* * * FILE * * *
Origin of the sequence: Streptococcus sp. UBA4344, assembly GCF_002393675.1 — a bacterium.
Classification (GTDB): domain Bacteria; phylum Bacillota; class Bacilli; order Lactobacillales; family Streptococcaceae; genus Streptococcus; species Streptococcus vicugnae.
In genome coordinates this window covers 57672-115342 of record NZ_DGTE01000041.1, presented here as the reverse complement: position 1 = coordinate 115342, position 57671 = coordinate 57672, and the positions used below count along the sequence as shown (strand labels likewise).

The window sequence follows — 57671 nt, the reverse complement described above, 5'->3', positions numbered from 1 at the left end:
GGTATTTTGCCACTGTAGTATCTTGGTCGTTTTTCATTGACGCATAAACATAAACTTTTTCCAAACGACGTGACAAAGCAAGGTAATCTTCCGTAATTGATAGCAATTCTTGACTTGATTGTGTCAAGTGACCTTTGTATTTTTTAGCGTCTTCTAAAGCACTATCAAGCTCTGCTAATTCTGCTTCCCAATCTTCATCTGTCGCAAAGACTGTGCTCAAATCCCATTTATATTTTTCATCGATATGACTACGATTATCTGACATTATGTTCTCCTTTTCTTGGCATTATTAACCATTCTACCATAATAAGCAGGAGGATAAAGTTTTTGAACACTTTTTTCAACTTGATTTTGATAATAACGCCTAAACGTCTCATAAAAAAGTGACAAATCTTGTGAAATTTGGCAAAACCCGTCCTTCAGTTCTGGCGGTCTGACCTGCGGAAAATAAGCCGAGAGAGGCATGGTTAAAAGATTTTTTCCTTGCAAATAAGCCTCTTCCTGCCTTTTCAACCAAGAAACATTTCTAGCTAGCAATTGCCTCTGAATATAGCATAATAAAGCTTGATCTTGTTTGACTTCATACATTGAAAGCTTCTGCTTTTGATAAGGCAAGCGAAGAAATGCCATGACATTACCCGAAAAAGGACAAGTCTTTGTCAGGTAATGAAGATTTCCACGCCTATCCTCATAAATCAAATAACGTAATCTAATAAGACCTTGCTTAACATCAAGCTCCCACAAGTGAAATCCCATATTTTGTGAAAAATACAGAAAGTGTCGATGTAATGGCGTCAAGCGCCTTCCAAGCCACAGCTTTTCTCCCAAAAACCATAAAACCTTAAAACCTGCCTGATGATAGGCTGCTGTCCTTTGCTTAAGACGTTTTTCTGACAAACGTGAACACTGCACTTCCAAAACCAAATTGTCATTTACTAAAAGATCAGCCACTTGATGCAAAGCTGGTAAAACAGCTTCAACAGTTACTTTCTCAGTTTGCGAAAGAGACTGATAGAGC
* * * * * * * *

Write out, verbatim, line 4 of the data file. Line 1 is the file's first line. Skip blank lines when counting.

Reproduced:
The window sequence follows — 57671 nt, the reverse complement described above, 5'->3', positions numbered from 1 at the left end: